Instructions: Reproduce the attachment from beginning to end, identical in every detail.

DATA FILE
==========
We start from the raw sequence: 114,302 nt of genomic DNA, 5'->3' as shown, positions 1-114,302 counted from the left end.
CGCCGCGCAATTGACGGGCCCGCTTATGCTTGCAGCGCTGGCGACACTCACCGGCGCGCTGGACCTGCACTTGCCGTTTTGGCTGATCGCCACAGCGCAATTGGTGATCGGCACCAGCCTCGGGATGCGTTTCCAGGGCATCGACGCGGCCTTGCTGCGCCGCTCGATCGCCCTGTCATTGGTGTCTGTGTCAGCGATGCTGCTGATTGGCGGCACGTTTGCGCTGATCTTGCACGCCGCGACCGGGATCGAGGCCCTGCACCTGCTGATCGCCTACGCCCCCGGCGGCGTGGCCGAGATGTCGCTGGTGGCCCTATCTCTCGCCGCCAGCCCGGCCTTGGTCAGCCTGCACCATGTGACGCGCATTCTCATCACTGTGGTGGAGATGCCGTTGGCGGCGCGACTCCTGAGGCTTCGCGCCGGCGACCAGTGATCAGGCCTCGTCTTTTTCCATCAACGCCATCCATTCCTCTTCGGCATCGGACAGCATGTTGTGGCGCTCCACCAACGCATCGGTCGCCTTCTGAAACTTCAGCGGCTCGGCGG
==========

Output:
We start from the raw sequence: 114,302 nt of genomic DNA, 5'->3' as shown, positions 1-114,302 counted from the left end.
CGCCGCGCAATTGACGGGCCCGCTTATGCTTGCAGCGCTGGCGACACTCACCGGCGCGCTGGACCTGCACTTGCCGTTTTGGCTGATCGCCACAGCGCAATTGGTGATCGGCACCAGCCTCGGGATGCGTTTCCAGGGCATCGACGCGGCCTTGCTGCGCCGCTCGATCGCCCTGTCATTGGTGTCTGTGTCAGCGATGCTGCTGATTGGCGGCACGTTTGCGCTGATCTTGCACGCCGCGACCGGGATCGAGGCCCTGCACCTGCTGATCGCCTACGCCCCCGGCGGCGTGGCCGAGATGTCGCTGGTGGCCCTATCTCTCGCCGCCAGCCCGGCCTTGGTCAGCCTGCACCATGTGACGCGCATTCTCATCACTGTGGTGGAGATGCCGTTGGCGGCGCGACTCCTGAGGCTTCGCGCCGGCGACCAGTGATCAGGCCTCGTCTTTTTCCATCAACGCCATCCATTCCTCTTCGGCATCGGACAGCATGTTGTGGCGCTCCACCAACGCATCGGTCGCCTTCTGAAACTTCAGCGGCTCGGCGG